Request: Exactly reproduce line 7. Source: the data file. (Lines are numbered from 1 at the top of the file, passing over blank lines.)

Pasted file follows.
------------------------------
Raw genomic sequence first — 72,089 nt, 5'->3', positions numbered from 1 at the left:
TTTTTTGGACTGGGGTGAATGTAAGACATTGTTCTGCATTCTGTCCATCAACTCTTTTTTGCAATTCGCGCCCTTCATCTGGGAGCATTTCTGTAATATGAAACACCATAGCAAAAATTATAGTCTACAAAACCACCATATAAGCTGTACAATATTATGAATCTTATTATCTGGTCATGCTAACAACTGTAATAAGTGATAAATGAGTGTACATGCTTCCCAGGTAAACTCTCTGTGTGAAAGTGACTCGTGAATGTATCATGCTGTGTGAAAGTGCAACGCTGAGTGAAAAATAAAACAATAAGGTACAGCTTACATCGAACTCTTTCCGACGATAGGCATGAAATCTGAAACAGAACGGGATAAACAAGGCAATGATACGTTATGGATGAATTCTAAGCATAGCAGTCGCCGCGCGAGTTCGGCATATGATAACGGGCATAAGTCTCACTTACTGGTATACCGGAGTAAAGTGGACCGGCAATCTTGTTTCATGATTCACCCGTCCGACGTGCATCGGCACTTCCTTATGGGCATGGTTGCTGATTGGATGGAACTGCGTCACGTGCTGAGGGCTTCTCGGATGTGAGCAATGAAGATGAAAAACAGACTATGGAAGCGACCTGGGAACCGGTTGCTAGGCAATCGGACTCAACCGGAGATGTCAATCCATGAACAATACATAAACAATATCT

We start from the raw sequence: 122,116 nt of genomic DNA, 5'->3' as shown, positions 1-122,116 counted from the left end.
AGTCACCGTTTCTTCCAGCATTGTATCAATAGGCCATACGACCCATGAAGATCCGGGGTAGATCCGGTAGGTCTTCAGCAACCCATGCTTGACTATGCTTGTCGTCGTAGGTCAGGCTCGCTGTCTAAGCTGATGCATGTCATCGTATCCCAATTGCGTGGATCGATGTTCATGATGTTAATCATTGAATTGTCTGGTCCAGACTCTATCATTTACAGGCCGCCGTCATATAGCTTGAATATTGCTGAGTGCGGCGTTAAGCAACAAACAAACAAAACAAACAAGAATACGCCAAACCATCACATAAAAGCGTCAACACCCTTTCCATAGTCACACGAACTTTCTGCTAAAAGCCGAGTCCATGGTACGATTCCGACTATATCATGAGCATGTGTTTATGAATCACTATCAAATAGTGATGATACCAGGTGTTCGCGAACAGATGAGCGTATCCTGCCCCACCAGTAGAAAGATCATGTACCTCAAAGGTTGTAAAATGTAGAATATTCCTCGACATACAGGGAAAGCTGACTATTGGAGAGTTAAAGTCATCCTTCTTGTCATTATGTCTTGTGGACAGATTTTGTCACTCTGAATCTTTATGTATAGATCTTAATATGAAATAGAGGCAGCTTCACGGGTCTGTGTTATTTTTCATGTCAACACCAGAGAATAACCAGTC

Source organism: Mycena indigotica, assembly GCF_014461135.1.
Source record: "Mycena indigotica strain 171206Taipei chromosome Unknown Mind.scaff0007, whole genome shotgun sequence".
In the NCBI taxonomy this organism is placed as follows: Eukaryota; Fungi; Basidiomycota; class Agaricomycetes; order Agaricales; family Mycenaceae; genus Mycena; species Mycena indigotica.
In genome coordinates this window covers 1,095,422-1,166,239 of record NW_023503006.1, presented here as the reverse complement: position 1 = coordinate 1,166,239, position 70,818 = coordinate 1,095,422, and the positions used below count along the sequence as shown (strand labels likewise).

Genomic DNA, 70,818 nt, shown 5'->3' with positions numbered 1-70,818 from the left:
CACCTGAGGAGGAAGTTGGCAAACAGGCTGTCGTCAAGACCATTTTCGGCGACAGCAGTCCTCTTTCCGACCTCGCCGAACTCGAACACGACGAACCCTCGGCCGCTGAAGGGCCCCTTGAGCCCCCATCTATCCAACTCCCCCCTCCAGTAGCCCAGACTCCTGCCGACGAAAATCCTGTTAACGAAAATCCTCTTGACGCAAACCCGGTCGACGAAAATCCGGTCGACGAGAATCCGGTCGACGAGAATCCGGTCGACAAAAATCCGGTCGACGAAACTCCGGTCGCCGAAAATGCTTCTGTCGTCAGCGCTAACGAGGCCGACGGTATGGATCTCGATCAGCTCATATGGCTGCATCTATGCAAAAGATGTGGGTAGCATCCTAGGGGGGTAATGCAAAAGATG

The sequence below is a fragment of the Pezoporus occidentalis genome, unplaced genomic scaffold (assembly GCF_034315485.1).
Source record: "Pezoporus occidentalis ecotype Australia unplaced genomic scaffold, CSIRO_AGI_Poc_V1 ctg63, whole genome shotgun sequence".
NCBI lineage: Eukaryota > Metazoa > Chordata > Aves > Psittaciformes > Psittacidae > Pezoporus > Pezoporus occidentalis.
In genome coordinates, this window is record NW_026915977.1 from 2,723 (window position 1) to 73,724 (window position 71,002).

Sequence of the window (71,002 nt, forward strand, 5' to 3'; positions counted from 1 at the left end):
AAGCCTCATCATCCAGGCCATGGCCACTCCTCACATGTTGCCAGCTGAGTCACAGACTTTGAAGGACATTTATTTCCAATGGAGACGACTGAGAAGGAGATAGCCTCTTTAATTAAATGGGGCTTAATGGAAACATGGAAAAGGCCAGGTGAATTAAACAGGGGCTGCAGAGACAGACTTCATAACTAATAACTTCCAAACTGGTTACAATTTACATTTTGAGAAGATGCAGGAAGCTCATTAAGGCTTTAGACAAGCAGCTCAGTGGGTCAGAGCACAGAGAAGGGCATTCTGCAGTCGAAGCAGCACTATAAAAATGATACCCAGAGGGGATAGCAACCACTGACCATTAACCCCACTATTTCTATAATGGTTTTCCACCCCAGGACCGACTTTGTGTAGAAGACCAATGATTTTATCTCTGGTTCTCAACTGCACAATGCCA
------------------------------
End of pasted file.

In the NCBI taxonomy this organism is placed as follows: Eukaryota; Fungi; Basidiomycota; class Agaricomycetes; order Agaricales; family Mycenaceae; genus Mycena; species Mycena indigotica.